In the race to win the bid to build New York City’s Silicon Island East, it was Cornell and Stanford in a dead heat, and it was anyone’s guess as to who Mayor Michael Bloomberg’s administration would pick to head up the East Coast’s future preeminent school of applied sciences. Then, when Stanford dropped out just a few days ago, rumors started flying around the airwaves, and now it’s all but confirmed that Cornell will get the nod, the plot on Roosevelt Island, the nearly $400 million in New York City funding and infrastructure, and the chance to be the school on the cutting edge of New York City’s technology development future.
Cornell’s plan is to build a sprawling campus on the southern tip of Roosevelt Island that will be anchored by a core “net zero” building powered by solar and geothermal energy. Their cornerstone building will be built to house the Cornell and Technion – Israel Institute of Technology partnership and will be home to the next great thinkers in the technology world. The solar array planned for the campus will generate 1.8 megawatts of energy at its peak performance and would be the largest solar array in New York City if built today. The core academic building is seeking a LEED platinum score and might well make it there with its massive sunlight harvesting windows and efficient ventilation system. The building will be 30% more efficient than other buildings of its size and Cornell made a note to mention that they are used to building green — the buildings on their Ithaca campus are already quite efficient themselves.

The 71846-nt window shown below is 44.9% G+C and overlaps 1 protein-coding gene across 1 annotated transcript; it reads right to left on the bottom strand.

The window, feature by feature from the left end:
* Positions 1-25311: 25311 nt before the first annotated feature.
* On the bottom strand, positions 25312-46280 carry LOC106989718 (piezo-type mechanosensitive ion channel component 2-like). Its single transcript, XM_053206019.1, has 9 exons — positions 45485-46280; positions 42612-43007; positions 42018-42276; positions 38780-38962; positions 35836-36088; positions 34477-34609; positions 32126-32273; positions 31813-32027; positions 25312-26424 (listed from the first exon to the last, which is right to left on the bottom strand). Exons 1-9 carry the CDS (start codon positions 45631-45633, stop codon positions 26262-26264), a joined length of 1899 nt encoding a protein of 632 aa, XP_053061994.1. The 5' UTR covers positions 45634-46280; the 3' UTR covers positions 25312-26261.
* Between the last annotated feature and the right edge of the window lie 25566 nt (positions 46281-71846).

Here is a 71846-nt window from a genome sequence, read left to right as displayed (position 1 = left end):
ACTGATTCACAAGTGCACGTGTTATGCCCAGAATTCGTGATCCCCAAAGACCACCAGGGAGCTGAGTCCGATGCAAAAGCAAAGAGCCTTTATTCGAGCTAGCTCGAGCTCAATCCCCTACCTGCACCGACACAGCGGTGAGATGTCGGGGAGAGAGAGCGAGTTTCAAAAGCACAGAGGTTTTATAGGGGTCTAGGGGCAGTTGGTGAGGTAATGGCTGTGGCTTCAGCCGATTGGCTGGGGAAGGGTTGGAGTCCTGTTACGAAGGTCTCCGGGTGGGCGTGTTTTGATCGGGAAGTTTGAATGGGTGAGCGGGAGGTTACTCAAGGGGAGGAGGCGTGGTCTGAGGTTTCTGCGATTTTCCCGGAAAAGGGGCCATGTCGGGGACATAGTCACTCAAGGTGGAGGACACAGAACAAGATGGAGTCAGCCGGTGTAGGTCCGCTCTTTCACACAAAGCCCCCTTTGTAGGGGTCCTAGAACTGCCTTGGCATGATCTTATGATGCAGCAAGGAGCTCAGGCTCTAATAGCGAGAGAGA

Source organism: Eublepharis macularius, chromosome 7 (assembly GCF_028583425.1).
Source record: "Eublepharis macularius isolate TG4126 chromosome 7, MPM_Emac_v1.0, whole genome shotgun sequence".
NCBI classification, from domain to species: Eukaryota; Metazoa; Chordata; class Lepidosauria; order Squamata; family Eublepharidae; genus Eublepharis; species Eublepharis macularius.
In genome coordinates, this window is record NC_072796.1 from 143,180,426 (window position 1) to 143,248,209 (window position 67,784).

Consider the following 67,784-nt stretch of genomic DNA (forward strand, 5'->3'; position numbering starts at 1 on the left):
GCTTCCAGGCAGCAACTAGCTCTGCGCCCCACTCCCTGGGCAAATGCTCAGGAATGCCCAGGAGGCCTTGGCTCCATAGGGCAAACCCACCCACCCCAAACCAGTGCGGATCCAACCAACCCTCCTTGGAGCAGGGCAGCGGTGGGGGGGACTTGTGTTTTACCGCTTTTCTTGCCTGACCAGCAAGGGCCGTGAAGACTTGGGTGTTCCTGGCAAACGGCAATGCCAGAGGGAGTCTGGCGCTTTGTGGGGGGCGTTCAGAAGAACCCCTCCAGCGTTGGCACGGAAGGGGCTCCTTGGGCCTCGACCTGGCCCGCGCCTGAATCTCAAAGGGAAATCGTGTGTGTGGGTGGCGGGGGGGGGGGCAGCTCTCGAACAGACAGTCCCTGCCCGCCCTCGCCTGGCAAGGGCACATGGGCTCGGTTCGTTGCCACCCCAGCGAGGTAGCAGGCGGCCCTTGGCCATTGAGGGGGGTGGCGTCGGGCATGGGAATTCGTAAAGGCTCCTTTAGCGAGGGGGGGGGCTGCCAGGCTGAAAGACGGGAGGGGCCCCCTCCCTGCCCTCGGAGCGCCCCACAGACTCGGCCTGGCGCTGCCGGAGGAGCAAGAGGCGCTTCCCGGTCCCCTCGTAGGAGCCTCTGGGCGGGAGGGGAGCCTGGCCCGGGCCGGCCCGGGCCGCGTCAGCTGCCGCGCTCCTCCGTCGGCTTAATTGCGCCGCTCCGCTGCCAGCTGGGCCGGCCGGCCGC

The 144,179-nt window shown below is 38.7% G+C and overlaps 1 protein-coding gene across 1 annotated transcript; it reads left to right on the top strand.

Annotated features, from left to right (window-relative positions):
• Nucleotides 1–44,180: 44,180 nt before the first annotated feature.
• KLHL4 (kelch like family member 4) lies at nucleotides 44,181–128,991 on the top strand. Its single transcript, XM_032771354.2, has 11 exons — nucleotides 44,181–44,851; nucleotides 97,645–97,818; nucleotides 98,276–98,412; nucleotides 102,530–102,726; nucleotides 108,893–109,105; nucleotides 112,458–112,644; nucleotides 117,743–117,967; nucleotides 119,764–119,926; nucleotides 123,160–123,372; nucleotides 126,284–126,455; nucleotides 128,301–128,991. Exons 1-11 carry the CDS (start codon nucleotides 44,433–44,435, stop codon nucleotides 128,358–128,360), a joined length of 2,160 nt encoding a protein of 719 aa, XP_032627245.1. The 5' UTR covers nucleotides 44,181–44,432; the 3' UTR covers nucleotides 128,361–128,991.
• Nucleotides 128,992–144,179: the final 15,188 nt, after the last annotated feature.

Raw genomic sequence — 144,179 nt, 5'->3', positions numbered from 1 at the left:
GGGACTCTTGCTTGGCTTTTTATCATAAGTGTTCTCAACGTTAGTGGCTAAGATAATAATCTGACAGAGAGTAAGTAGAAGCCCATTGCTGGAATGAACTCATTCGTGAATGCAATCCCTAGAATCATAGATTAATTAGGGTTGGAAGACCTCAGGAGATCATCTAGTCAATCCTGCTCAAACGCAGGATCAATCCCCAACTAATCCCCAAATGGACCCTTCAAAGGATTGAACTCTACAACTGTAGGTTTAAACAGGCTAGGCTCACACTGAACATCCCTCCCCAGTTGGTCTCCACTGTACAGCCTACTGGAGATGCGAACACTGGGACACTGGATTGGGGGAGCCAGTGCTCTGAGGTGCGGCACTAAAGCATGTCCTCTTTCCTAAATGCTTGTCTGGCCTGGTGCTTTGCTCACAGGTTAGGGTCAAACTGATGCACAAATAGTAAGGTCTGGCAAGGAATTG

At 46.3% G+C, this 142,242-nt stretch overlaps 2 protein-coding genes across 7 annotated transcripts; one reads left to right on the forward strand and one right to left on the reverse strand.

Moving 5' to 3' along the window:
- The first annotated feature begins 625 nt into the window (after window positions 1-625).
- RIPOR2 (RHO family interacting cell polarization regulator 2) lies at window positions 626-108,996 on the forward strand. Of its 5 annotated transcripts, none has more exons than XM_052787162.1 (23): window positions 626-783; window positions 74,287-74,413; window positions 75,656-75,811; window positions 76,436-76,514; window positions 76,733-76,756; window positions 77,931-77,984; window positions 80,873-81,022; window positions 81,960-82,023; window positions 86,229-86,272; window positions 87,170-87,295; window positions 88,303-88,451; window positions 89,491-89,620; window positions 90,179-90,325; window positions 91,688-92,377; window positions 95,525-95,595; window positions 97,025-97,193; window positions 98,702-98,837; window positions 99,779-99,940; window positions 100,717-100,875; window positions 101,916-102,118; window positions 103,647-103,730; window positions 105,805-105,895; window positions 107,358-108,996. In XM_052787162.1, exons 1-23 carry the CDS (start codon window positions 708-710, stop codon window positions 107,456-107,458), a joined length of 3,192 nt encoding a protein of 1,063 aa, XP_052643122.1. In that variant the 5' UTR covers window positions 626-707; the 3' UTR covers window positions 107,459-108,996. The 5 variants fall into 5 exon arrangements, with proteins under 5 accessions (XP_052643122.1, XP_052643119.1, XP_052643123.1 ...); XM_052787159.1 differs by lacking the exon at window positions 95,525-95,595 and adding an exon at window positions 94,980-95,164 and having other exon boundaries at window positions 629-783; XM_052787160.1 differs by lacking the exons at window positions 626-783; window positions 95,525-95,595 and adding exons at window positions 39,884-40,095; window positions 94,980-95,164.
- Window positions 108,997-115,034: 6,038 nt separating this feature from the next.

Stanford is said to have dropped out of the competition due to requirements laid down by the City of New York during discussions of the competition. Cornell was happy to accept the requirements — having already built their medical school in the City, they were used to the stipulations — and at almost the same moment that Stanford bowed out, Ithaca-based Cornell announced a private $350 million donation to the campus. The donation was said to ease the fears the Bloomberg administration had about the announcement and pushed them to make it official earlier than expected — they were originally going to hold it off until the new year. The Cornell administration is gearing up to make this announcement a great end to 2011 with a live webcast announcement to take place at 2:30 this afternoon.